Robert Helps never engaged a "manager" to organize his life as pianist. Furthermore, the idea of deliberate and calculated self-promotion was so foreign to him, that he rarely spoke of past successes (or failures) with the aim of propagating his accomplishments or creating an image.
The result is that even his long term students, friends, and "fans" have an very approximate idea of his vast repertoire, especially in the realm of contemporary music. For example, he would casually mention his participation in a historic Webern revival concert in New York in order to develop an anecdote far more important to his sensitive psyche: his car had been parked at a meter twenty city blocks away from the hall, making it impossible for him to "receive" his public after the event.
This image of Helps literally running from the accolades of his peers and public in order to respond to more urgent needs is a poetic summation of his legendary modesty and reserve.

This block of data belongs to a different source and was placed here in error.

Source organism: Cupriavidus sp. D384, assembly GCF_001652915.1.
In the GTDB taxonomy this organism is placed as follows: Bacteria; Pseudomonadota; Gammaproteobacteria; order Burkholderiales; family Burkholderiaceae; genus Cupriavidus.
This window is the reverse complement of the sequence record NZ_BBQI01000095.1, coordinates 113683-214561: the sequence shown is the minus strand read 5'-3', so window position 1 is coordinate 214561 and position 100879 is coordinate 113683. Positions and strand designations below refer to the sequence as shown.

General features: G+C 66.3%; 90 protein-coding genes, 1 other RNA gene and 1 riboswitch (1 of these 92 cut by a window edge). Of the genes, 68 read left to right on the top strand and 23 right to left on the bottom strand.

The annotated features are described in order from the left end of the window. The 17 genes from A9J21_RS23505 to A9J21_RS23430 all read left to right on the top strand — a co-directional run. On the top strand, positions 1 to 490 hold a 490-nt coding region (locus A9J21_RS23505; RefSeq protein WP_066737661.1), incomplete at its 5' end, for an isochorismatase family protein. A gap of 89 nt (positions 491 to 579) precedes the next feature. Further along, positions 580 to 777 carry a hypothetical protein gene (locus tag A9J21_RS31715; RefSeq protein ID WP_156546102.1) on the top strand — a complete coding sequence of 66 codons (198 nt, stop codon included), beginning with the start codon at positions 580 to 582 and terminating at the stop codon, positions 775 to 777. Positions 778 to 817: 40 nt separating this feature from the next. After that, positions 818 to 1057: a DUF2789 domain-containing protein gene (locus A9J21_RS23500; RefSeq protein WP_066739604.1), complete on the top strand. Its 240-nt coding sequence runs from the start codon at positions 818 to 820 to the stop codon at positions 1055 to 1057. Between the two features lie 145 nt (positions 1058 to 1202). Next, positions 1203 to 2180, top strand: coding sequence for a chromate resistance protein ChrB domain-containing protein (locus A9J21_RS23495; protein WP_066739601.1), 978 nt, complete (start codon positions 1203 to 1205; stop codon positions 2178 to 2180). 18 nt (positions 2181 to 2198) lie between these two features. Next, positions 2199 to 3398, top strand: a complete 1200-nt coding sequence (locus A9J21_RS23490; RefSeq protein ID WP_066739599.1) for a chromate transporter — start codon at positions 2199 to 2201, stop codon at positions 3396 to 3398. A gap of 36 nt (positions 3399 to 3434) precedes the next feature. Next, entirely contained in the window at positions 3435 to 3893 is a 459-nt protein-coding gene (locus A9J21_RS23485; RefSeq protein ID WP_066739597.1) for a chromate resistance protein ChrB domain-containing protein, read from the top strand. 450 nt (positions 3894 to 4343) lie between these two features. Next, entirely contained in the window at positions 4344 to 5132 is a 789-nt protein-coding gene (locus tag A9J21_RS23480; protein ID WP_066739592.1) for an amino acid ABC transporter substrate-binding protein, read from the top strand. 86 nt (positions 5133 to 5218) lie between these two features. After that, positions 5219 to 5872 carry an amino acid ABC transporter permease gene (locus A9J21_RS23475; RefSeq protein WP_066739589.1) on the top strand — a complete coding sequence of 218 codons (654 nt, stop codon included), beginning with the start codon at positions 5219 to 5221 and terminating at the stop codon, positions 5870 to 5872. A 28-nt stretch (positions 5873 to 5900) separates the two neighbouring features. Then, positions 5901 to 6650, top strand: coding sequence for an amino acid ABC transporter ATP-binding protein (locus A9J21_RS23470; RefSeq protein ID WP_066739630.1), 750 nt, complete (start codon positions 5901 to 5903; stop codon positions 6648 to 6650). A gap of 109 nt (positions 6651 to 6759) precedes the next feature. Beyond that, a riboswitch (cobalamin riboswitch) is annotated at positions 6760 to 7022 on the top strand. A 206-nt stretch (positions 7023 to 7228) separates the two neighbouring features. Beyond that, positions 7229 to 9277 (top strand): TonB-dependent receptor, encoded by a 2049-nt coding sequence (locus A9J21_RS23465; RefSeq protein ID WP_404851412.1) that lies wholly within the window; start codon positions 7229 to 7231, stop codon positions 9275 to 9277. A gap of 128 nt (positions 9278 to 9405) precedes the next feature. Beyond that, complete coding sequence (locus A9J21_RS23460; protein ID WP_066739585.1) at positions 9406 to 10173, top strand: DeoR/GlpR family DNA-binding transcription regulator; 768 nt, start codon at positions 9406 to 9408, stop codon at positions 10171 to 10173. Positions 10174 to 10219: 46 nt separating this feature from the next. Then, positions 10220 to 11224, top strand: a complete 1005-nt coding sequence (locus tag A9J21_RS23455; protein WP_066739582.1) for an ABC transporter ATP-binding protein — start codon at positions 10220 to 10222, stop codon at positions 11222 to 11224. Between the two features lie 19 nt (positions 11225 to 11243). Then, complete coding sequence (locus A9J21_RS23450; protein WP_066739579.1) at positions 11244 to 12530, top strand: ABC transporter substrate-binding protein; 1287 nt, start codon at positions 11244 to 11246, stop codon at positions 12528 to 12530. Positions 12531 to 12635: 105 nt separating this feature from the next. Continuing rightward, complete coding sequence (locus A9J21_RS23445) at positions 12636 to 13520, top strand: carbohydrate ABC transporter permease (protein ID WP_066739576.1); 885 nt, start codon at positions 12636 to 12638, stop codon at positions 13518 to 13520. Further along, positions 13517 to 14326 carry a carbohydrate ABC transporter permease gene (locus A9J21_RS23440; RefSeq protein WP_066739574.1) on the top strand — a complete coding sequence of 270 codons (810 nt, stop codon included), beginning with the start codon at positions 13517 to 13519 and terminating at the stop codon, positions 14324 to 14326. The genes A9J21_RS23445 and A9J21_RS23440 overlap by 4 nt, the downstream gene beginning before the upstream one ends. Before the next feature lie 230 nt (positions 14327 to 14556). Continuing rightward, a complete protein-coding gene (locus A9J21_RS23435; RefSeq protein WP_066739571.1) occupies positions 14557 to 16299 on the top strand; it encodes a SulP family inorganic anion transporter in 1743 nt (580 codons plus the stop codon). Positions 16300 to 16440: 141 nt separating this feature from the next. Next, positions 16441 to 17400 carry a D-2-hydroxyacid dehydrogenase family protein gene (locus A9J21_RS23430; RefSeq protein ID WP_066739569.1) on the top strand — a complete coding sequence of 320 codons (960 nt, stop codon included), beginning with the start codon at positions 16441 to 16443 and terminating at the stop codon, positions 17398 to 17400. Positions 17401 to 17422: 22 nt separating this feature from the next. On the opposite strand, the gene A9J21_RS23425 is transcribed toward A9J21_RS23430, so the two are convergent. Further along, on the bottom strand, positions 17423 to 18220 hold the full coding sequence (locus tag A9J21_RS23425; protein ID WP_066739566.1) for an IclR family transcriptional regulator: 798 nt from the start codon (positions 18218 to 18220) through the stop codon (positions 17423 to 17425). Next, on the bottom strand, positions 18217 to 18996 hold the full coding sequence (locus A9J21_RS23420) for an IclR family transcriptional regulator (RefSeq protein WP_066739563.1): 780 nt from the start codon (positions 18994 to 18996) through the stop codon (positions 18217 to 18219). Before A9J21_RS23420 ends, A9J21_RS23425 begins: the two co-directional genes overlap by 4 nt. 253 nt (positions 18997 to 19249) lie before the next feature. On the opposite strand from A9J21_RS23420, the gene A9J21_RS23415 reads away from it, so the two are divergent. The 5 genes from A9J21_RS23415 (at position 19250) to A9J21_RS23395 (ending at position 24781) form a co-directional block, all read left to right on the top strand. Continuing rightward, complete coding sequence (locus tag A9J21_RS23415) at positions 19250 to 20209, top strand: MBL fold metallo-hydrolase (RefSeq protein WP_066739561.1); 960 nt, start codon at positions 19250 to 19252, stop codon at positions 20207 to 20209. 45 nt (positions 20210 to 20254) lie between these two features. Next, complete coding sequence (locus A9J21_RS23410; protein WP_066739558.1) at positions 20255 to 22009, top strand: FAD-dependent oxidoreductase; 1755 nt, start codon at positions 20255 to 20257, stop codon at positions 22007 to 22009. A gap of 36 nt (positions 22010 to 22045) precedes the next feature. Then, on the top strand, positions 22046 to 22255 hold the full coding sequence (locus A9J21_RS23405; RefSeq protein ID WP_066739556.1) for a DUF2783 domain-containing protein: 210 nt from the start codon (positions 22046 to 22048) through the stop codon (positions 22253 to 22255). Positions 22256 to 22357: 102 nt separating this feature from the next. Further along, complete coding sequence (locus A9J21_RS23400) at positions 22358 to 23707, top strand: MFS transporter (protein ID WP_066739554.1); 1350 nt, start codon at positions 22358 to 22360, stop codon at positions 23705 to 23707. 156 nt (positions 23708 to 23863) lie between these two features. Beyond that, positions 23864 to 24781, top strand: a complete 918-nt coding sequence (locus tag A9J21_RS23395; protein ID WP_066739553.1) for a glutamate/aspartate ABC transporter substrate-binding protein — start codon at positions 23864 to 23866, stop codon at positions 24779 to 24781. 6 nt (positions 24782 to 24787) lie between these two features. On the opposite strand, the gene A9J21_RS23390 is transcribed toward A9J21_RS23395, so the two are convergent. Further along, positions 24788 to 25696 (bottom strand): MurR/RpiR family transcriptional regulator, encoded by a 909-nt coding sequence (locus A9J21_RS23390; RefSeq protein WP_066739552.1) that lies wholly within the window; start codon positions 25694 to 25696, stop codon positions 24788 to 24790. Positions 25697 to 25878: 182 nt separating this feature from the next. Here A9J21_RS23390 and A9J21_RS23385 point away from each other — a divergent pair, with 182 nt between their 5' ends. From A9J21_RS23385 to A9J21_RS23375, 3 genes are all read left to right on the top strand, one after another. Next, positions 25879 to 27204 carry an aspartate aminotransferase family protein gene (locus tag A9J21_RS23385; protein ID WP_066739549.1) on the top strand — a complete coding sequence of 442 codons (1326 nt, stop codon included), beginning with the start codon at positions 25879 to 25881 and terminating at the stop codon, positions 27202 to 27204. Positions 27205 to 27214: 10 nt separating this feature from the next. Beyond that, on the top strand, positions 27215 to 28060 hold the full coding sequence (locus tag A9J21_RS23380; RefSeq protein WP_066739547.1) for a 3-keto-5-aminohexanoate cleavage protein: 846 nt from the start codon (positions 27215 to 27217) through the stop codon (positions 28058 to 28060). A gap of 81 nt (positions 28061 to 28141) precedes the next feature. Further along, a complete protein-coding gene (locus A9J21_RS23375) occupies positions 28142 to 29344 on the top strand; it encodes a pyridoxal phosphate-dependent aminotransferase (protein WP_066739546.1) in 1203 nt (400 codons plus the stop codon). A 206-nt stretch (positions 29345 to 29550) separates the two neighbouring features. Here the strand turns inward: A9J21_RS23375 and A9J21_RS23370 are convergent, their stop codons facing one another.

In the absence or more rigorous criteria for reconstructing a repertoire list for Robert Helps, the pages which follow attempt to evoke the elusive perfume of his programming style, assembling from memory a largely uncritical edition of his "greatest hits." The lists included in these pages serve to give an extremely general glimpse at this incredible pianist’s unique esthetic.
The Helps archive at the University of South Florida, Tampa, founded after the maestro’s death in 2001 may assist some courageous researcher to fill in some of the gaps…